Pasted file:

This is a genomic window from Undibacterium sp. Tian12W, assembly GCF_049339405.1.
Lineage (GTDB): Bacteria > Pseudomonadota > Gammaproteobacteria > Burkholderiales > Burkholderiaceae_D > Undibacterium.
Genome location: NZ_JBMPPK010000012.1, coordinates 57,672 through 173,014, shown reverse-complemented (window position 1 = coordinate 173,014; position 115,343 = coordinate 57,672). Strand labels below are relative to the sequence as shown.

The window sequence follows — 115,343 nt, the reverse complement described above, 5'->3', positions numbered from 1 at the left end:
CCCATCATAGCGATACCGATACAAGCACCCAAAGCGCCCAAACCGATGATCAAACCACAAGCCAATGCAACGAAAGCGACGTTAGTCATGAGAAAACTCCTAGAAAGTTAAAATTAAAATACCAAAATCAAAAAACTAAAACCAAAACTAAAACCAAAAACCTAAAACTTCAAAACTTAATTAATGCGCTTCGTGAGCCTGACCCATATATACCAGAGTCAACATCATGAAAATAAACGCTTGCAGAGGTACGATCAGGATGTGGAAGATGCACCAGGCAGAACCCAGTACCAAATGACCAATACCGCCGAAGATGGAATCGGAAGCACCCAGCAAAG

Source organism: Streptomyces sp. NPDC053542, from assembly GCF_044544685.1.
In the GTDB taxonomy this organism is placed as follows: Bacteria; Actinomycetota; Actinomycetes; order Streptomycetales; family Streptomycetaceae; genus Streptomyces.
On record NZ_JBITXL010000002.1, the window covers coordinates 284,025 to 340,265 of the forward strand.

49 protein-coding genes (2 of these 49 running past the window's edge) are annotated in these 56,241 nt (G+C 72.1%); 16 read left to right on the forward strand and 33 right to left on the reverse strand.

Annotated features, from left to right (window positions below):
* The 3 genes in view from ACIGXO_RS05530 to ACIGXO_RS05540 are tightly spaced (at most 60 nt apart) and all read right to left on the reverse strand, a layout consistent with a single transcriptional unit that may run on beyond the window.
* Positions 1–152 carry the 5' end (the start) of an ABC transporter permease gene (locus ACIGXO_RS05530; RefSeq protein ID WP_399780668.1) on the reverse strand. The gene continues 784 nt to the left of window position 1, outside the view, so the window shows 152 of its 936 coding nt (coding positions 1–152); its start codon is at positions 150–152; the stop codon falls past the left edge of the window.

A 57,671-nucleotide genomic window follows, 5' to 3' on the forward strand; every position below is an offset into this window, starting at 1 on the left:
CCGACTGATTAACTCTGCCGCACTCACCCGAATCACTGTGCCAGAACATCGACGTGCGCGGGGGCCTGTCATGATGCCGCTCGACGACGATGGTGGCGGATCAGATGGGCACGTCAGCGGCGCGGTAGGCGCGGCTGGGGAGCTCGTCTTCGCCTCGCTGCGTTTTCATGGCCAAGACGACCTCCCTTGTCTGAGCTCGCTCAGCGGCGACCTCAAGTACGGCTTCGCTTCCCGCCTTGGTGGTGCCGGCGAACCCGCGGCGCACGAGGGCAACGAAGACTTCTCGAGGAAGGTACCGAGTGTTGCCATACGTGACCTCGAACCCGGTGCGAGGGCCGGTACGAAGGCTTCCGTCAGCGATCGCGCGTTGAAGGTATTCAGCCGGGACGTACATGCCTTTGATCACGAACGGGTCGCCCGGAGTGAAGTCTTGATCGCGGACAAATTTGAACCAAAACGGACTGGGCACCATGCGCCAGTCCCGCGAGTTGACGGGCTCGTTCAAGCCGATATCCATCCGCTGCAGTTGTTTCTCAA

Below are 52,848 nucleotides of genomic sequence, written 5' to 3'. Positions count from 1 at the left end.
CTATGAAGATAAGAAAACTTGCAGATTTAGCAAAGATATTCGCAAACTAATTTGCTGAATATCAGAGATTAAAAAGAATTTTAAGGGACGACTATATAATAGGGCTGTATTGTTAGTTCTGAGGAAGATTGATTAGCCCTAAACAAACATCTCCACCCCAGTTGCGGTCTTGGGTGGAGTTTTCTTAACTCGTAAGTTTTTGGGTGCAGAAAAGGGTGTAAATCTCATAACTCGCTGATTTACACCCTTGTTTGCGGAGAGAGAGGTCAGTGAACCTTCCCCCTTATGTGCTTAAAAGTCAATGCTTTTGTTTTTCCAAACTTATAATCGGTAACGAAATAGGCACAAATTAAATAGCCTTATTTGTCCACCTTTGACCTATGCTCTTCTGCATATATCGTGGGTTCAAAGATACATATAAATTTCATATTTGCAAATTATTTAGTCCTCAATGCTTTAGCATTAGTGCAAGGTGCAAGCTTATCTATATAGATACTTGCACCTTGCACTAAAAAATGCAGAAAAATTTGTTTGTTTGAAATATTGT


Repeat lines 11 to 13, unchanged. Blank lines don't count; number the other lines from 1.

* The 3 genes in view from ACIGXO_RS05530 to ACIGXO_RS05540 are tightly spaced (at most 60 nt apart) and all read right to left on the reverse strand, a layout consistent with a single transcriptional unit that may run on beyond the window.
* Positions 1–152 carry the 5' end (the start) of an ABC transporter permease gene (locus ACIGXO_RS05530; RefSeq protein ID WP_399780668.1) on the reverse strand. The gene continues 784 nt to the left of window position 1, outside the view, so the window shows 152 of its 936 coding nt (coding positions 1–152); its start codon is at positions 150–152; the stop codon falls past the left edge of the window.

A 57,671-nucleotide genomic window follows, 5' to 3' on the forward strand; every position below is an offset into this window, starting at 1 on the left: